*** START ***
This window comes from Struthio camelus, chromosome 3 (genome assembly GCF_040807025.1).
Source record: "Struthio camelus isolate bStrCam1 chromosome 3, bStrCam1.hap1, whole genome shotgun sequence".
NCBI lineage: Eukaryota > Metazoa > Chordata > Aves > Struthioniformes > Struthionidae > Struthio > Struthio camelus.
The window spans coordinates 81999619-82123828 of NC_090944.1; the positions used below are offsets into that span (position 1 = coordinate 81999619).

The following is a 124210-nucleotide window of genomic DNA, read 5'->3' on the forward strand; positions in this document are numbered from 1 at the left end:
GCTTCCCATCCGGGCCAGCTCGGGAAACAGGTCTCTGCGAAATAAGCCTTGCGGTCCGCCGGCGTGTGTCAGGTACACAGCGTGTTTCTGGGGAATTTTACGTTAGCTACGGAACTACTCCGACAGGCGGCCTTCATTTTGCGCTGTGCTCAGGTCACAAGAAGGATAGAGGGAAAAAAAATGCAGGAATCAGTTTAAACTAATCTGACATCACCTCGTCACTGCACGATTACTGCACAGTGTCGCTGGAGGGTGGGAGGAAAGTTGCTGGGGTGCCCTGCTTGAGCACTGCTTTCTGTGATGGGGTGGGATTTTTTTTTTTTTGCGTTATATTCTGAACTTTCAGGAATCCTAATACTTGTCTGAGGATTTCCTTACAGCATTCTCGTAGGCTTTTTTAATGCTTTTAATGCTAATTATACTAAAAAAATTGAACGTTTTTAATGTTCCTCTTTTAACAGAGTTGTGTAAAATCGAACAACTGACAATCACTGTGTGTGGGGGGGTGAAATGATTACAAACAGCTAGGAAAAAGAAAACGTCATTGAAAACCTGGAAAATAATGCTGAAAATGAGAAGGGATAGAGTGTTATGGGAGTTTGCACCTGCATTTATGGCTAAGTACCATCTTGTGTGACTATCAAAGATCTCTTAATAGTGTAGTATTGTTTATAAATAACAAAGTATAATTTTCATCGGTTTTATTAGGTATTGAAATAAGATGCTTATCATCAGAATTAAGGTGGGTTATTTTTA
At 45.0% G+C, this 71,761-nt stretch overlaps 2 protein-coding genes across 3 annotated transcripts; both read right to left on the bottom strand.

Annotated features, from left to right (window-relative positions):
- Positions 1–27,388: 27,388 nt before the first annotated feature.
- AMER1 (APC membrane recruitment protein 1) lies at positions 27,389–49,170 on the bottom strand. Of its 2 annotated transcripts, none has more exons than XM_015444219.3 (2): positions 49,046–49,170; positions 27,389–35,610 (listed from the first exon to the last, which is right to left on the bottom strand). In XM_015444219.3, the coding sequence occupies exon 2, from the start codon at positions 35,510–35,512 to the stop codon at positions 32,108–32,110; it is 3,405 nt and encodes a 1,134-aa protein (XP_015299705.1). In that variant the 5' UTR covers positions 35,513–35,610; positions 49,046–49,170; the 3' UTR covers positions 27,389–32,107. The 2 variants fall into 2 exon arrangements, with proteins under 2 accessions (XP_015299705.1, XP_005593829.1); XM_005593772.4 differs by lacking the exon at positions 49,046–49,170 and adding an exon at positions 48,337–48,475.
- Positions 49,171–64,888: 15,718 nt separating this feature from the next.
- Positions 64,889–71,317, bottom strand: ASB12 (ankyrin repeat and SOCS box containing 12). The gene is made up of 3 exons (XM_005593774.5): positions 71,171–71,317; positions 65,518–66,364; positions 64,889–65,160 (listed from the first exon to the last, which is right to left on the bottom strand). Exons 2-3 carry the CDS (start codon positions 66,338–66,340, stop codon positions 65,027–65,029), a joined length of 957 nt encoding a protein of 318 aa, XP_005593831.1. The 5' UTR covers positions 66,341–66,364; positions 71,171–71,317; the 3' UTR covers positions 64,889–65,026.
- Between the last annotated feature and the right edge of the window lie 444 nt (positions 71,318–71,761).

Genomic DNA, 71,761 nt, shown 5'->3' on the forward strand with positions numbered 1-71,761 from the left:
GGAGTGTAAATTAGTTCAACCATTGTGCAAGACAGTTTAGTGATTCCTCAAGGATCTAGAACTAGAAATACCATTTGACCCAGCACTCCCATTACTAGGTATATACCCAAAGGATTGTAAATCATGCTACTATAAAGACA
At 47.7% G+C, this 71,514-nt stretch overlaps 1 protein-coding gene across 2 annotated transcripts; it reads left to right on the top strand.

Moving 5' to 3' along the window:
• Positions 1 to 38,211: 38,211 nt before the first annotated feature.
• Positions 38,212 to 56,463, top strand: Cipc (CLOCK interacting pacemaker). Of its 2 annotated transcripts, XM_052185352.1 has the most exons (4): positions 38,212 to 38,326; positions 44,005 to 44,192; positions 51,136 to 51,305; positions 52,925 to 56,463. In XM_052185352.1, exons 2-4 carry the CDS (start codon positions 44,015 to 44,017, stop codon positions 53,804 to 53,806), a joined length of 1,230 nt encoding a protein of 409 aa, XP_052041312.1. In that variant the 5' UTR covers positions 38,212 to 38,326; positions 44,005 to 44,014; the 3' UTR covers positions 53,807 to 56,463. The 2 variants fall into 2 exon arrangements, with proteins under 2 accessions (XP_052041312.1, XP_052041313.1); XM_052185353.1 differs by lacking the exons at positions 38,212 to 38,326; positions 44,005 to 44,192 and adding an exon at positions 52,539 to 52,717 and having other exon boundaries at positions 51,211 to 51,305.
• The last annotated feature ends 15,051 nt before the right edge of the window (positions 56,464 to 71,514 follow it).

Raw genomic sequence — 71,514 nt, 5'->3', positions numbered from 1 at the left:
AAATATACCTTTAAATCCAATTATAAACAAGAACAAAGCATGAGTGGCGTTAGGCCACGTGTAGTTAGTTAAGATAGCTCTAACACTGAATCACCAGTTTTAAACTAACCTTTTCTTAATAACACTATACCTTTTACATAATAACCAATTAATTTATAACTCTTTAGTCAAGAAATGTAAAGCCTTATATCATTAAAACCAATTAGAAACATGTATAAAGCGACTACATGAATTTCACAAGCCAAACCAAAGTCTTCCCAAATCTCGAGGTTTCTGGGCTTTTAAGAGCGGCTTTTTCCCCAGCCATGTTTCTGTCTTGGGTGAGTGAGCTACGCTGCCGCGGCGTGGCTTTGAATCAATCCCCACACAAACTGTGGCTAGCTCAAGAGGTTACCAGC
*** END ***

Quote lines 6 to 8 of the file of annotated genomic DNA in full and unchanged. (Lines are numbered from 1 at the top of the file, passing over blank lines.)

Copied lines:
GCTTCCCATCCGGGCCAGCTCGGGAAACAGGTCTCTGCGAAATAAGCCTTGCGGTCCGCCGGCGTGTGTCAGGTACACAGCGTGTTTCTGGGGAATTTTACGTTAGCTACGGAACTACTCCGACAGGCGGCCTTCATTTTGCGCTGTGCTCAGGTCACAAGAAGGATAGAGGGAAAAAAAATGCAGGAATCAGTTTAAACTAATCTGACATCACCTCGTCACTGCACGATTACTGCACAGTGTCGCTGGAGGGTGGGAGGAAAGTTGCTGGGGTGCCCTGCTTGAGCACTGCTTTCTGTGATGGGGTGGGATTTTTTTTTTTTTGCGTTATATTCTGAACTTTCAGGAATCCTAATACTTGTCTGAGGATTTCCTTACAGCATTCTCGTAGGCTTTTTTAATGCTTTTAATGCTAATTATACTAAAAAAATTGAACGTTTTTAATGTTCCTCTTTTAACAGAGTTGTGTAAAATCGAACAACTGACAATCACTGTGTGTGGGGGGGTGAAATGATTACAAACAGCTAGGAAAAAGAAAACGTCATTGAAAACCTGGAAAATAATGCTGAAAATGAGAAGGGATAGAGTGTTATGGGAGTTTGCACCTGCATTTATGGCTAAGTACCATCTTGTGTGACTATCAAAGATCTCTTAATAGTGTAGTATTGTTTATAAATAACAAAGTATAATTTTCATCGGTTTTATTAGGTATTGAAATAAGATGCTTATCATCAGAATTAAGGTGGGTTATTTTTA
At 45.0% G+C, this 71,761-nt stretch overlaps 2 protein-coding genes across 3 annotated transcripts; both read right to left on the bottom strand.

Annotated features, from left to right (window-relative positions):